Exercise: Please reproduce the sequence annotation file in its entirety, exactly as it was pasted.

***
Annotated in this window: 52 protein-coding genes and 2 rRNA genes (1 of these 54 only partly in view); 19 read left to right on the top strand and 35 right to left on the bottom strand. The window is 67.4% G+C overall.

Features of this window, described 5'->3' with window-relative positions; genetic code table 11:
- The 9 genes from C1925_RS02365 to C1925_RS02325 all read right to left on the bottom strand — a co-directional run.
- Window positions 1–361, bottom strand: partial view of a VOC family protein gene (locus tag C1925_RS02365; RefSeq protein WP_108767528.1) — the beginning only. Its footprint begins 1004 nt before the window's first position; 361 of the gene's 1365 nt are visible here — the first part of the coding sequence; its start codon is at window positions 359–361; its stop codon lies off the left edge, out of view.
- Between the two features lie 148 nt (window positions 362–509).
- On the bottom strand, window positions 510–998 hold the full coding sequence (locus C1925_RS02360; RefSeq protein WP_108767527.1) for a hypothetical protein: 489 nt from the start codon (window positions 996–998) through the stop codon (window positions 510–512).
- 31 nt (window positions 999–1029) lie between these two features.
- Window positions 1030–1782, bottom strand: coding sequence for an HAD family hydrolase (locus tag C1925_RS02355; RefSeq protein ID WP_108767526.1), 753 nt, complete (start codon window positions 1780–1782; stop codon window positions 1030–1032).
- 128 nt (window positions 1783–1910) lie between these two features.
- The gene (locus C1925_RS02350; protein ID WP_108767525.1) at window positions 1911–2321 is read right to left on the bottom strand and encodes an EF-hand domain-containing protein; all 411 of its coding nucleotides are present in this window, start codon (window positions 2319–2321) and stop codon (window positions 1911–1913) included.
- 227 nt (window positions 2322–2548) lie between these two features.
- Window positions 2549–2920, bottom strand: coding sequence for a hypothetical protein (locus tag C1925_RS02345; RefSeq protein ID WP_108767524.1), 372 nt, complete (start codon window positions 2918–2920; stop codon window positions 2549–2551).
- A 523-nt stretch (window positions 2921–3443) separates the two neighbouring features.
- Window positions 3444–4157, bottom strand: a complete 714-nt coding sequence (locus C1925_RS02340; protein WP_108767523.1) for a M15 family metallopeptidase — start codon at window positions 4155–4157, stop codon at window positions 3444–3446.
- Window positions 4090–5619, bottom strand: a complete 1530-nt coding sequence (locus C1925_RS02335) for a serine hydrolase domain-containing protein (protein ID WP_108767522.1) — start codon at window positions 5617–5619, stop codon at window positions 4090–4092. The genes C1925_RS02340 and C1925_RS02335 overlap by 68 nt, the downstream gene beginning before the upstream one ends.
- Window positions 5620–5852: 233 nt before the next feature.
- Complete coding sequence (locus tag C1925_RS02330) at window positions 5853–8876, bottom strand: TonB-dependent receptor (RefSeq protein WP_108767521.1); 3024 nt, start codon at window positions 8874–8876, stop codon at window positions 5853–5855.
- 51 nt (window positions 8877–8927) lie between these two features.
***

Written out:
Annotated in this window: 52 protein-coding genes and 2 rRNA genes (1 of these 54 only partly in view); 19 read left to right on the top strand and 35 right to left on the bottom strand. The window is 67.4% G+C overall.

Features of this window, described 5'->3' with window-relative positions; genetic code table 11:
- The 9 genes from C1925_RS02365 to C1925_RS02325 all read right to left on the bottom strand — a co-directional run.
- Window positions 1–361, bottom strand: partial view of a VOC family protein gene (locus tag C1925_RS02365; RefSeq protein WP_108767528.1) — the beginning only. Its footprint begins 1004 nt before the window's first position; 361 of the gene's 1365 nt are visible here — the first part of the coding sequence; its start codon is at window positions 359–361; its stop codon lies off the left edge, out of view.
- Between the two features lie 148 nt (window positions 362–509).
- On the bottom strand, window positions 510–998 hold the full coding sequence (locus C1925_RS02360; RefSeq protein WP_108767527.1) for a hypothetical protein: 489 nt from the start codon (window positions 996–998) through the stop codon (window positions 510–512).
- 31 nt (window positions 999–1029) lie between these two features.
- Window positions 1030–1782, bottom strand: coding sequence for an HAD family hydrolase (locus tag C1925_RS02355; RefSeq protein ID WP_108767526.1), 753 nt, complete (start codon window positions 1780–1782; stop codon window positions 1030–1032).
- 128 nt (window positions 1783–1910) lie between these two features.
- The gene (locus C1925_RS02350; protein ID WP_108767525.1) at window positions 1911–2321 is read right to left on the bottom strand and encodes an EF-hand domain-containing protein; all 411 of its coding nucleotides are present in this window, start codon (window positions 2319–2321) and stop codon (window positions 1911–1913) included.
- 227 nt (window positions 2322–2548) lie between these two features.
- Window positions 2549–2920, bottom strand: coding sequence for a hypothetical protein (locus tag C1925_RS02345; RefSeq protein ID WP_108767524.1), 372 nt, complete (start codon window positions 2918–2920; stop codon window positions 2549–2551).
- A 523-nt stretch (window positions 2921–3443) separates the two neighbouring features.
- Window positions 3444–4157, bottom strand: a complete 714-nt coding sequence (locus C1925_RS02340; protein WP_108767523.1) for a M15 family metallopeptidase — start codon at window positions 4155–4157, stop codon at window positions 3444–3446.
- Window positions 4090–5619, bottom strand: a complete 1530-nt coding sequence (locus C1925_RS02335) for a serine hydrolase domain-containing protein (protein ID WP_108767522.1) — start codon at window positions 5617–5619, stop codon at window positions 4090–4092. The genes C1925_RS02340 and C1925_RS02335 overlap by 68 nt, the downstream gene beginning before the upstream one ends.
- Window positions 5620–5852: 233 nt before the next feature.
- Complete coding sequence (locus tag C1925_RS02330) at window positions 5853–8876, bottom strand: TonB-dependent receptor (RefSeq protein WP_108767521.1); 3024 nt, start codon at window positions 8874–8876, stop codon at window positions 5853–5855.
- 51 nt (window positions 8877–8927) lie between these two features.